JULIAN ASSANGE: Right now I am inside the embassy, as I have been for 11 months. Before that, I was under house arrest for approximately 590 days, and before that, I was in solitary confinement for 10 days. The image that you see behind you is a frame from “Collateral Murder,” a famous release by WikiLeaks, which displays the murder of two Reuters staff and a number of others in Baghdad in 2007, which was then subsequently covered up by the U.S. military. Bradley Manning has been charged with supplying that video to us and has himself said that he did so. You will see a cannon shell through the front of the van and some dead bodies lying around. One of them is Namir Eldeen and Saeed Chmagh, the two Reuters staff. This video we had as a background frame for a talk that I did at Oxford, similar to the way I’m conducting this one now, beaming into the Oxford Union. And the Oxford Union redacted the whole background by hand. Even the little monitors that were in the audience, that the audience could see, footage of those monitors they redacted by hand and put that out on the Internet. You can google for “Assange censored Oxford.” So, partly to pay tribute to the people who died in this incident, but also to Bradley Manning, and to take a stand against the censorship of Oxford, we have presented this background. (My bold.)
Clearly the content of the Collateral Murder video is so important that it must be hidden in order to keep the focus on personalities instead of on the revelations of war crimes. TomThumb will transcribe 4 paintings to recapitulate major points about the violations of Humanitarian Law in the video here:
On April 6th 2010 Wikileaks published a video of a massacre of civilians which occurred in New Baghdad, Iraq, on July 12th, 2007. Two Reuters photographers were killed and the incident was investigated at the request of Reuters and the military dismissed any irregularities, declaring the killing to have been lawful.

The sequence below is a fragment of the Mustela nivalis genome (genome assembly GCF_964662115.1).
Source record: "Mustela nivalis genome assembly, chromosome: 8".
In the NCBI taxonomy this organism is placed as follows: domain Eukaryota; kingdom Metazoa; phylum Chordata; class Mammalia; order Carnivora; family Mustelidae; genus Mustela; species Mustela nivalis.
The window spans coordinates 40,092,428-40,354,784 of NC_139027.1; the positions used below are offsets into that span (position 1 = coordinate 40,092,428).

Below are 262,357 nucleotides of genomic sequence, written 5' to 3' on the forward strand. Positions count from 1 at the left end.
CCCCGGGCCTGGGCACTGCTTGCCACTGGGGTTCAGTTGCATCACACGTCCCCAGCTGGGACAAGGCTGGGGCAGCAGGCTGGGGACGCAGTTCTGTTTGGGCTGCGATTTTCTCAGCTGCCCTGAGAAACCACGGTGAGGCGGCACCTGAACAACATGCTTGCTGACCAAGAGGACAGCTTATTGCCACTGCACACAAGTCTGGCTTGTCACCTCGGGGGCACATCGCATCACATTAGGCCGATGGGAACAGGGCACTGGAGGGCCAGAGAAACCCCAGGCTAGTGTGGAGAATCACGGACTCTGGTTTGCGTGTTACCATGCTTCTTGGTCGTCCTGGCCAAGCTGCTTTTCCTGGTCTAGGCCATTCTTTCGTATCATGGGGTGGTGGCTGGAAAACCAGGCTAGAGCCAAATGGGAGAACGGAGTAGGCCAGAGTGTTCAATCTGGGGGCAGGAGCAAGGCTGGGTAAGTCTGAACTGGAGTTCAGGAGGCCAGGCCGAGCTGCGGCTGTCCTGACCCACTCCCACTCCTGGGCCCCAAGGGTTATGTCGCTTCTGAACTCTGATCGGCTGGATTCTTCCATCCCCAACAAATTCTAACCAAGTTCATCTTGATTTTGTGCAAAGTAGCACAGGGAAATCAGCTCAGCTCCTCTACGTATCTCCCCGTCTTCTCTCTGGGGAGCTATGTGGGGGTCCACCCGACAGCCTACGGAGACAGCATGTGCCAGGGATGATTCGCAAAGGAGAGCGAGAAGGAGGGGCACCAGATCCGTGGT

As a painter of images of war, four screenshots stood out for me. The first two involve the civilians walking along innocuously unsuspecting while they are seen in the crosshairs of the helicopter gunner video. Contrary to the Army report, these civilians were not shooting at anyone and they were aware of the helicopter’s presence. The dialogue of the pilots is revealing: they suspected these men of being enemies because they were military aged males.
In the second screenshot, the civilians are simply gunned down in a haze of dust and 30MM helicopter bullets. There was so much violence that even the gunner’s video could not display the true violence of their murders:
The numbers on the screen, the white crosshairs and the telemetry box at the bottom of each frame are depersonalizing. The pilots’ comments are sadistically charged as if the human beings they had just killed were beneath contempt. As a Vietnam era person, I can recall how civilians were mowwed down by helicopters in free fire zone mentality to increase ‘daily body counts’ of supposed enemies. But mostly, as I painted I thought how the American empire is the most bloodthirsty enterprise on the planet and how violence is as American as ‘Apple Pie”.
A black van stops and a Good Samaritan gets out to help a wounded man: The Apache helicopter asks for permission to shoot the van saying that they have come to retrieve the wounded and weapons. “Come on! Let us shoot!” whines the gunner.
There are two children in the van who are wounded when the soldiers shoot everyone down from the helicopter. International Humanitarian Law states that when an enemy is incapacitated, soldiers are not allowed to kill them and are not allowed to kill Good Samaritans who come to assist the wounded.
…The world does not stop turning because of Americans’ willful ignorance about the wars. The world does not look away from the murderous violence America inflicts upon weaker countries it attacks. These murders of innocents all ‘count’ and they ‘add up’ and they are permanent holds and liens against any American claims to moral adequacy.
In terms of International Humanitarian Law and the Geneva Convention rulings, there were at least three violations of law in this incident. It is the opinion of Marjorie Cohn, an expert on International Law, that the attack on civilians was the first violation of International law. The second was to kill the wounded and the Good Samaritan, and the third was the desecration of a dead body by running over it with a tank. For more specific information regarding Cohn’s legal opinion, please read her work here: http://www.marjoriecohn.com/2010/09/bradley-manning-american-hero.html
This work was originally posted in its complete form as “The Collateral Murder video (from Wikileaks) and free-fire zones“